UK Reveals £45 Million Plan to Promote Gender Equality in Education

SHEFE is designed to benefit approximately one million young people by enhancing their educational and employment prospects.

A groundbreaking £45 million initiative to support higher education opportunities for youth, with a focus on women and girls, was unveiled by UK Deputy Foreign Secretary Andrew Mitchell at the Education World Forum 2024.

The new program, titled Strengthening Higher Education for Female Empowerment (SHEFE), seeks to forge crucial partnerships across Sub-Saharan Africa, South Asia, Southeast Asia, the Middle East, and North Africa.

SHEFE is designed to benefit approximately one million young people by enhancing their educational and employment prospects. The UK government emphasized that the program’s mission is to create safer, more inclusive learning environments for women and girls, thereby dismantling the barriers that prevent them from pursuing higher education and realizing their potential as future leaders.

Key components of the SHEFE initiative include:

  • Reducing Gender-Based Violence: The program will invest in training staff and students to combat gender-based violence, while also strengthening institutional policies to protect women and girls.
  • Promoting STEM and Leadership: SHEFE aims to boost the participation of women in STEM fields and senior academic roles. It also seeks to improve university curricula through collaboration with industry and government, ensuring that education aligns with labor market demands.
  • Enhancing Research on Gender Equality: The initiative will support research on gender equality, violence prevention, and employability, providing partner governments and higher education institutions with evidence-based strategies for progress.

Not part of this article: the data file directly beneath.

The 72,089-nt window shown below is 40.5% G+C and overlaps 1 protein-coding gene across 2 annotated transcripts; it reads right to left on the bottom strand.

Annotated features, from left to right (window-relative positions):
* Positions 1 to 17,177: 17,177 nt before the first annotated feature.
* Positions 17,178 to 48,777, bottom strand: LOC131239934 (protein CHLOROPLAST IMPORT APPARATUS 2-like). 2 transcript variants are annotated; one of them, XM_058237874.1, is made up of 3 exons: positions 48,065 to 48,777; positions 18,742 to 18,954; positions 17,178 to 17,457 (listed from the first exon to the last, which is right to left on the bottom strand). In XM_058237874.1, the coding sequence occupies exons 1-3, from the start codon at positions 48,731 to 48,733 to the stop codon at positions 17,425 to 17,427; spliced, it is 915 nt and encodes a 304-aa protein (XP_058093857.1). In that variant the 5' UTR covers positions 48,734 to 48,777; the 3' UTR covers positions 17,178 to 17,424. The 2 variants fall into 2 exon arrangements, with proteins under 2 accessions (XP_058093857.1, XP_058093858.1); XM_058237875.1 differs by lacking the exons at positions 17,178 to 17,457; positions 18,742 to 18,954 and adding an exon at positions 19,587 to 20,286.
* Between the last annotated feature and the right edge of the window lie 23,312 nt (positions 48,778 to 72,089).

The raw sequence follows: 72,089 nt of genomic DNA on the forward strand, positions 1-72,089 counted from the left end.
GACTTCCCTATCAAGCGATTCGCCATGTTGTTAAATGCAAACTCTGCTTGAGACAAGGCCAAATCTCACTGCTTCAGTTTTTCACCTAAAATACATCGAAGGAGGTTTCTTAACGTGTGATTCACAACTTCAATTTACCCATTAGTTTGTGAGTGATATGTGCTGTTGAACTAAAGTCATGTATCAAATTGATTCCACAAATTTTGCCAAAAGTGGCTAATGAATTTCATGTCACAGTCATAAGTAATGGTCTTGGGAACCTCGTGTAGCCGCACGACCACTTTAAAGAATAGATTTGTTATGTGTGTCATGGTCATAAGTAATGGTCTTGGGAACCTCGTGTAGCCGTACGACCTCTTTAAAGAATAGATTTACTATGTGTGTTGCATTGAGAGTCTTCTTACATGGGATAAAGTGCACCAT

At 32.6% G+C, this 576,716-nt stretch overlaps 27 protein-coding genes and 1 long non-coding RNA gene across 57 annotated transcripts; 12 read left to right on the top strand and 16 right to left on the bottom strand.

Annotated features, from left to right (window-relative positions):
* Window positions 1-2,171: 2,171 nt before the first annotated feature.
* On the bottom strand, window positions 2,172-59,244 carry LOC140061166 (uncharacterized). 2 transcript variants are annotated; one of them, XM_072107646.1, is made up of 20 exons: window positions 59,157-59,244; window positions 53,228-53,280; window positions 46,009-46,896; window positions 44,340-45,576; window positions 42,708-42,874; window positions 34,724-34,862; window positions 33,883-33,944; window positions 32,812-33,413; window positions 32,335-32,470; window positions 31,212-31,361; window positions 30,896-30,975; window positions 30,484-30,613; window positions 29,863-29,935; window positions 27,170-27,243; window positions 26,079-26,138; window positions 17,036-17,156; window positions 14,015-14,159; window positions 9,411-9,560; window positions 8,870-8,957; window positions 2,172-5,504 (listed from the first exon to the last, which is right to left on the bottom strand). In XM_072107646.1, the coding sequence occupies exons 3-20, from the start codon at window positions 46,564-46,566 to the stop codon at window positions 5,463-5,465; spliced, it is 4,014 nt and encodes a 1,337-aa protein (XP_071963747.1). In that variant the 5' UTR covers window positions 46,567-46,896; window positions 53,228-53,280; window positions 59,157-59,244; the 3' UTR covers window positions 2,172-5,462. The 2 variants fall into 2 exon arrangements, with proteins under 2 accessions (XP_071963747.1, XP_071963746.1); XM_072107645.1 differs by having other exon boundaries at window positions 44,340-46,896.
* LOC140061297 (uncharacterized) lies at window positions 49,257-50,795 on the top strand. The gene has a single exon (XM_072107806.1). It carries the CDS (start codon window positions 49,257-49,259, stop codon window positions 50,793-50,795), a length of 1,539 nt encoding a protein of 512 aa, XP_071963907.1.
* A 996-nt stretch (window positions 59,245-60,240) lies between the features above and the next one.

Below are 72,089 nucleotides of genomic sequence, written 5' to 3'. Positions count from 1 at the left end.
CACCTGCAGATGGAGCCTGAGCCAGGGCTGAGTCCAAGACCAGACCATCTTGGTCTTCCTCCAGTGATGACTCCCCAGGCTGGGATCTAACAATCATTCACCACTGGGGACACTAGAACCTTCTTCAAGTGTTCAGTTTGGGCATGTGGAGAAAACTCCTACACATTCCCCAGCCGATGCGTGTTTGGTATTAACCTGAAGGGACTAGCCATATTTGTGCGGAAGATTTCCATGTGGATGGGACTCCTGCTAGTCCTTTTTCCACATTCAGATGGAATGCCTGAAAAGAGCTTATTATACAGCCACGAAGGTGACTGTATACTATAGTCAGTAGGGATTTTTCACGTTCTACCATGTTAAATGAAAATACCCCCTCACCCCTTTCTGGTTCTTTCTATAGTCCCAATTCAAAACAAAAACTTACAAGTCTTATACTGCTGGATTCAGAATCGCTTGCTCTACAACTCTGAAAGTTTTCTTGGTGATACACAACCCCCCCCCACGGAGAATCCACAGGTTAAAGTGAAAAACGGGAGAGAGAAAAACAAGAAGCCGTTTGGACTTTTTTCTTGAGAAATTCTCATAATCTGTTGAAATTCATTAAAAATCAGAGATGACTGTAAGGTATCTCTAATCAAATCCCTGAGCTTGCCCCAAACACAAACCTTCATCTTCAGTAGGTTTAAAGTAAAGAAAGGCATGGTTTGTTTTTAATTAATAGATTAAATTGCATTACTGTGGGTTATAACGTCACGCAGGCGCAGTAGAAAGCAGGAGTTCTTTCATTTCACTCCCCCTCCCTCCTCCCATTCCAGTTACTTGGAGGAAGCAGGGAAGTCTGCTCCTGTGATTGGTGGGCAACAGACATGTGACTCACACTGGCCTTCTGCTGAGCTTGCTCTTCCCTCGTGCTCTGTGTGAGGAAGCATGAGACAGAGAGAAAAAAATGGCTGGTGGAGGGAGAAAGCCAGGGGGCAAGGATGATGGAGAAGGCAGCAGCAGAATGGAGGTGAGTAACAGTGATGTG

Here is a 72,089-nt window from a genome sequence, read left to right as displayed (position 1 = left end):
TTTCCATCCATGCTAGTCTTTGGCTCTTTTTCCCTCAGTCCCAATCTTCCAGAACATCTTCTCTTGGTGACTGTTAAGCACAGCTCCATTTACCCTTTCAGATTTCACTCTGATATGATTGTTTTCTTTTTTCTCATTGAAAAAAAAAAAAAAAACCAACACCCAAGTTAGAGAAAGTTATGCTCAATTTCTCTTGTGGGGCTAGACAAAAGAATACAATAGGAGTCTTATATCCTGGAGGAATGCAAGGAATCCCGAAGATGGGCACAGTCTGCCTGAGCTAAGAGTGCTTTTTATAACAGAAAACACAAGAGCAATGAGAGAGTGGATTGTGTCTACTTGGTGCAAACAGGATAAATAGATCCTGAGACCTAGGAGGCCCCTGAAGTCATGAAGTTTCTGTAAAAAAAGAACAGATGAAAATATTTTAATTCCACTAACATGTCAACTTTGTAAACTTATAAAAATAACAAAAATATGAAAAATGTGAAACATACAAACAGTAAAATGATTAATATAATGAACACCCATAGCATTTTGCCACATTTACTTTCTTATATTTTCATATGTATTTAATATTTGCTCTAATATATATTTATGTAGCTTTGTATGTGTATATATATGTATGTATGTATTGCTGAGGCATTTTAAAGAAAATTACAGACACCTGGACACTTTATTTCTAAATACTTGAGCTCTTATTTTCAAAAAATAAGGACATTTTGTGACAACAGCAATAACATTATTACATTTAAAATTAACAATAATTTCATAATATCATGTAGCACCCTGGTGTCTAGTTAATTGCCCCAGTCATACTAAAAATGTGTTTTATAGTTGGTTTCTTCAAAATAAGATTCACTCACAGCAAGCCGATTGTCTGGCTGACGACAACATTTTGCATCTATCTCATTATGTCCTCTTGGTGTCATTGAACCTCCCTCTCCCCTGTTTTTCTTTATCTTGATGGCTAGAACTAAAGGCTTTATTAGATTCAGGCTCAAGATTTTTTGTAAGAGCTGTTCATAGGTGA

“Greater gender equality brings freedom, boosts prosperity, and strengthens global security. Countries cannot develop if half the population is held back from fulfilling their full potential,” stated Mitchell.

“The UK is committed to ensuring that the next generation of female teachers, doctors, inventors, and leaders can thrive without being impeded by gender bias and discrimination. Education is the cornerstone of empowerment, equipping women and girls with the knowledge to challenge harmful norms and make informed decisions about their lives and health.”

Mitchell highlighted the success of the Strategic Partnerships for Higher Education Innovation and Reform program, which commenced in 2016 and significantly strengthened higher education across 16 countries. Over one million students benefitted from this program, including direct support to 12,500 refugees and displaced young people in Jordan and Lebanon, and 12,000 students from Myanmar who gained access to online courses.

On the opening day of the Education World Forum, the UK’s Secretary of State for Education, Gillian Keegan, addressed global ministers, underscoring the UK’s status as a premier destination for international students. She also discussed the expanding role of transnational education (TNE) in making British higher education accessible worldwide.

“We are home to some of the world’s top universities, benefiting from strong international ties. The UK has educated 58 current and recent world leaders, and we have four universities in the global top 10 and 17 in the top 100. Students from over 200 nations come to study here, and our universities lead the G7 in impactful research publications,” said Keegan.

Keegan emphasized that attracting international students is beneficial for UK universities and increases opportunities for domestic students. She highlighted TNE as a crucial solution, allowing students to obtain UK degrees without leaving their home countries. In 2021/22, 160 UK universities delivered TNE to over 550,000 students in more than 200 countries and territories.

“Transnational education is successfully unlocking the global potential of British institutions, providing broader access to educational opportunities,” Keegan noted.

In her speech, Keegan also addressed the urgent challenge of climate change, stressing the need for education to foster a comprehensive understanding of sustainable futures. She pointed out that 50% of national curricula worldwide do not include climate change, and only 20% of teachers can adequately explain how to address it.

“We need to create collaborative mindsets and integrate critical thinking into our curriculum,” echoed Yousef bin Abdullah Al-Benyan, Saudi Arabia’s Minister of Education, in response to the highlighted challenges.

The Education World Forum 2024 thus spotlighted the UK’s dedication to advancing global education, particularly in empowering women and girls, and highlighted the importance of addressing contemporary issues such as gender equality and climate change through education.